Earthquake Video: Days After Quake, Haida Gwaii Still 'Traumatized'
Robert Bennett thought the floor in the community hall was shaking because of the Haida dancers.
But then, his wife Georgia saw the terrified look on a woman’s face. She saw a man who couldn’t get up out of his seat. The joy of the wedding ceremony began to break into pandemonium.
It was an earthquake, and a big one at that. It measured 7.7 on the Richter scale and was the largest earthquake in Haida Gwaii in 60 years.
The quake was strong enough to send small tsunami waves across the Pacific to Hawaii. Small waves licked the Vancouver Island coast and unnerved people in the Quileute Nation town of La Push, Washington, where just two days earlier the Nation had celebrated legislation that enables it to move a seaside village upland out of the tsunami zone.
The quake struck about 8 p.m. on October 27, centered about 150 miles south of Masset, and while there were no reported injuries and no reported damage, nerves were frayed for days as aftershocks continued to rock the region.
Lisa Telford, a Haida artist who lives in Everett, Washington, couldn’t sleep after hearing about the quake; she was anxious for news from home. She finally got in touch with a cousin via Facebook and learned that Masset was evacuated and everyone sought higher ground in the event there was a tsunami.
“At 4 a.m. I was talking on Facebook with my cousin,” Telford said. “She was afraid to go to sleep.”
Three days after the quake, Bennett said “a lot of people are still traumatized.” Some people have talked about the need to make counseling available to local residents. Children were terrified to go to school on Monday, October 29.
“I didn’t send my little one out,” Bennett said of her 8-year-old. “I just needed him close.”
Dorothy Grant, a Haida artist who lives in Tsawwassen, near mainland Vancouver, British Columbia, was able to talk to her sister by phone within an hour of the quake. The quake brought back memories of 1964, when she and her family camped in a school gymnasium in Ketchikan, Alaska, after a deadly earthquake and tsunami destroyed the cities of Chenega and Valdez and killed 143 people.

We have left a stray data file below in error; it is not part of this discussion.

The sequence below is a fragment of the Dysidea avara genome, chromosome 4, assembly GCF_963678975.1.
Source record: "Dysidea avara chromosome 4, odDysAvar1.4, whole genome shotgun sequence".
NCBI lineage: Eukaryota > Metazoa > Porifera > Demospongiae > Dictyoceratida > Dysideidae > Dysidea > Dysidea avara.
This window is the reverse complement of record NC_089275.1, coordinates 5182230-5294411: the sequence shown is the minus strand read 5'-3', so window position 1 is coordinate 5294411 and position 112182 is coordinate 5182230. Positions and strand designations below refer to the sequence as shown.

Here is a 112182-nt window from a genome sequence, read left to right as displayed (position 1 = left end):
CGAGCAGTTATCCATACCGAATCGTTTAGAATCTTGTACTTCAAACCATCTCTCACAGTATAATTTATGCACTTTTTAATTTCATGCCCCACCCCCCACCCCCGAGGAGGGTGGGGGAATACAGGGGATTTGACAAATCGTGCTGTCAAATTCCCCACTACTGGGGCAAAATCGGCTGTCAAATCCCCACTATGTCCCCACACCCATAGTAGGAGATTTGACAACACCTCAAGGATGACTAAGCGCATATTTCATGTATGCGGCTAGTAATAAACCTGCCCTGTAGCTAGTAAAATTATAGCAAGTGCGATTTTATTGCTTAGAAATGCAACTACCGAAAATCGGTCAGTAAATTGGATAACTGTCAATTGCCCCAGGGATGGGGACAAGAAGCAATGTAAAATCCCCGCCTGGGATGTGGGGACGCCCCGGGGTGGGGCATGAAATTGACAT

However, Grant pointed out, the 1964 quake was a megathrust quake, in which one part of the fault is pushed upward. The October 27 quake was a "strike-slip" fault, meaning there was a more horizontal shift of the ground.
That’s why the latter quake was not as devastating. But according to mainlander Telford, the Haida Gwaii quake could mean a larger quake is coming to the region where she now lives, as one tectonic plate grinds against another without the relief of a thrust.
“I’m not looking forward to that,” she said.
Telford was in the Seattle suburb of Renton during the 2001 Nisqually earthquake, which measured 6.8, caused extensive property damage and injured 400 people. One person had a heart attack and died.
“It seemed like the whole ground was rolling,” she said of that quake.
When the latest quake struck, Bennett said, instincts kicked in. She, Carrie Carty, Goldie Swanson and others got into the mode of helping people evacuate. It wasn’t until later, when she watched a video posted on YouTube, that she heard the rumbling, saw the shaking, noticed the panic.
“When I saw that video, I started bawling,” she said.
Back home, she was hoping the earthquake would have given her one gift for all of her troubles. “Our old dinosaur TV flipped onto the ground,” she said. “I hoped it was broken so we could get a new one. But my husband said it’s fine, it still works.”
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